“I think as a male author, I must use whatever influence or knowledge I have to put an end to such practices that still exist in our society. The response from the UK has been overwhelmingly positive because our diaspora there is very strong, and they recognize these old traditions.”

Overall, Awais successfully throws the spotlight onto the misogynistic monsters of the world while also highlighting male heroes who are allies to women – empathetic of the injustices they endure and motivated to rectify them. Such is the case with his character, Kamil, who is the complete opposite of Raza. In fact, he is a victim of abuse himself, an element that Awais delves into through the support group that Kamil attends. “A Pakistani man in therapy? Now I’ve seen everything,” remarks one character.

Throughout Someone Like Her, Pakistan is often painted with negative strokes, and at points, escaping from the country is seen as the only refuge. “Sometimes, I feel that there is a lot of pressure to show Pakistan in a positive light and any writer who doesn’t is considered to be scoring brownie points with the West,” says Awais. “If something is happening right in front of your eyes, will you say nothing just because of what people outside of Pakistan might think? I think I am more concerned with telling a good story, highlighting our truth so we see ourselves better.”

Someone Like Her echoes Awais’s trademark themes of the entrapment of women and dramatic escape from it. A London kidnapping scene at the hands of Russian goons hired from the dark web may be a bit far-fetched, but it’s written in typical Awais Khan fashion, as is the trademark desperate getaway attempt he pens. And even amid all the action, this is a love story of sorts.

As a Pakistani woman, I personally found Ayesha difficult to relate to. While she’s a layered and nuanced character who defies stereotypes, she’s also self-sacrificial and endures unthinkable extremities for the sake of her loved ones. But perhaps I’m just more selfish than Awais’s noble protagonist. I resonated more with Kamil – a character who is like a breath of fresh air; a calming pillar in the highs and lows of this story. But Awais points out that Kamil “is just a normal Pakistani man in his mid-thirties who is trying to go through life as best he can. He seems like a hero because we are so used to men like Raza, that a decent man seems like a hero.”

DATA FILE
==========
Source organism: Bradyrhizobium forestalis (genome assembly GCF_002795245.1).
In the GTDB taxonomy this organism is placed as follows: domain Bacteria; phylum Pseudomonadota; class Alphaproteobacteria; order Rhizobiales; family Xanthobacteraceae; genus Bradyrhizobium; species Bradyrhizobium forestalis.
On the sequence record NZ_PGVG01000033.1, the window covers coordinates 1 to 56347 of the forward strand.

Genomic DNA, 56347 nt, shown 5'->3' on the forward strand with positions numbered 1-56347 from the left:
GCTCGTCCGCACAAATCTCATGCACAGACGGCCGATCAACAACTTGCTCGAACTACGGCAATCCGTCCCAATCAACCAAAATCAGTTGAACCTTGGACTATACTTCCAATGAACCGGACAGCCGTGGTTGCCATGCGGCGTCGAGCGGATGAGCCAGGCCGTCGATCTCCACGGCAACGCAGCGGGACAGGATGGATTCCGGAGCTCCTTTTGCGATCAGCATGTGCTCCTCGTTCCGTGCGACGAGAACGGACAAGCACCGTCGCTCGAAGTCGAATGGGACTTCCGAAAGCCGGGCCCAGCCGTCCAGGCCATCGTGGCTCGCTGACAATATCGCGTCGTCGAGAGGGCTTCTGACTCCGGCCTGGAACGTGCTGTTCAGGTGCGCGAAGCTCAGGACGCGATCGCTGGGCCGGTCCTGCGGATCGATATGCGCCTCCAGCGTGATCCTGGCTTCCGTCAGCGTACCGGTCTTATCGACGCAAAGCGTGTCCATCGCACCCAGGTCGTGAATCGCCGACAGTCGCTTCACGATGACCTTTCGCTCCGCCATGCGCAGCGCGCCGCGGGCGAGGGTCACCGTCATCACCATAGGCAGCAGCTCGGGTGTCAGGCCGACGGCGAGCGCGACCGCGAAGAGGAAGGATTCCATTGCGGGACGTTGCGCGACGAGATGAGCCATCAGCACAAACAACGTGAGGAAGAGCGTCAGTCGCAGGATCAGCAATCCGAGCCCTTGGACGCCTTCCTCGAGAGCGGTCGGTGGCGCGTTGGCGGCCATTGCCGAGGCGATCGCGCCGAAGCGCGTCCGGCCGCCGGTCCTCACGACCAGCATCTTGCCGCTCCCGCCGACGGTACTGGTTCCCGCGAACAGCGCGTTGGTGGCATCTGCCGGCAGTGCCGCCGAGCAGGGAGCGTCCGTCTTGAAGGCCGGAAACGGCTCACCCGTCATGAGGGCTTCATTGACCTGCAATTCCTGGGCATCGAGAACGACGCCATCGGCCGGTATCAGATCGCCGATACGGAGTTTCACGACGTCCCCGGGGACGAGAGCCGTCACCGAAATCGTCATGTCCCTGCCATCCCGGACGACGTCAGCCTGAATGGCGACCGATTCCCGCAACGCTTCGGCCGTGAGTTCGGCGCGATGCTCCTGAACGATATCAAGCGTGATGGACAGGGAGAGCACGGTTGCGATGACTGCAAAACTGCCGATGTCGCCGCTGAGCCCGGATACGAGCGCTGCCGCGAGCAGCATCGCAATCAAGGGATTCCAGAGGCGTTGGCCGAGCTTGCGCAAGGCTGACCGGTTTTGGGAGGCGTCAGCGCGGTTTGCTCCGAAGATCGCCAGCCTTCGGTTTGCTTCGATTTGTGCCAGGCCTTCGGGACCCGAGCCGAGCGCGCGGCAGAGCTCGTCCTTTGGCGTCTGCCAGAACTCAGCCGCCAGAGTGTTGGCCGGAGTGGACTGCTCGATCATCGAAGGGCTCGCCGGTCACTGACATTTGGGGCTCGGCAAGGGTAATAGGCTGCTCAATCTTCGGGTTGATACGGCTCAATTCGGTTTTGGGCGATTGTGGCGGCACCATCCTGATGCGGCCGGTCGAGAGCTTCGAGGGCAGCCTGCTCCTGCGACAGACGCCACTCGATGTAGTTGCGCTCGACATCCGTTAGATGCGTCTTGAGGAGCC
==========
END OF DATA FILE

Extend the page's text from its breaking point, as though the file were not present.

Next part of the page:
Still, Pakistan needs more Kamils. The world needs more Kamils. And the world needs to read about more men like Kamil.

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Parts of this book – especially Raza’s scenes –  made me feel deeply disturbed, disgusted and terrified. But perhaps that was Awais’s intention all along. Real life can be disturbing, disgusting and terrifying, especially for victims of abuse, the tragic case of Noor Mukadam being one of the rarely-publicised cases to come out of the country. But newspaper headlines are just the tip of the pile of atrocities that befall women in the country; millions of other cases go unreported. As one character asks in the story:

“When will this country be safe for women?”

Awais emphasises that violence against women is far from a “Pakistani” issue – it occurs all over the world. “I write when I feel uncomfortable or when something bothers me, and I write stories to make sense of the world, to correct on paper at least what cannot be corrected in real life,” he says.

“Gradually, hopefully, these things will change if we keep on writing about how wrong they are.”

Hafsa Lodi is an American-Muslim journalist who has been covering fashion and culture in the Middle East for more than a decade. Her work has appeared in The Independent, Refinery29, Business Insider, Teen Vogue, Vogue Arabia, The National, Luxury, Mojeh, Grazia Middle East, GQ Middle East, gal-dem and more. Hafsa’s debut non-fiction book Modesty: A Fashion Paradox, was launched at the 2020 Emirates Airline Festival of Literature

Follow her on Twitter: @HafsaLodi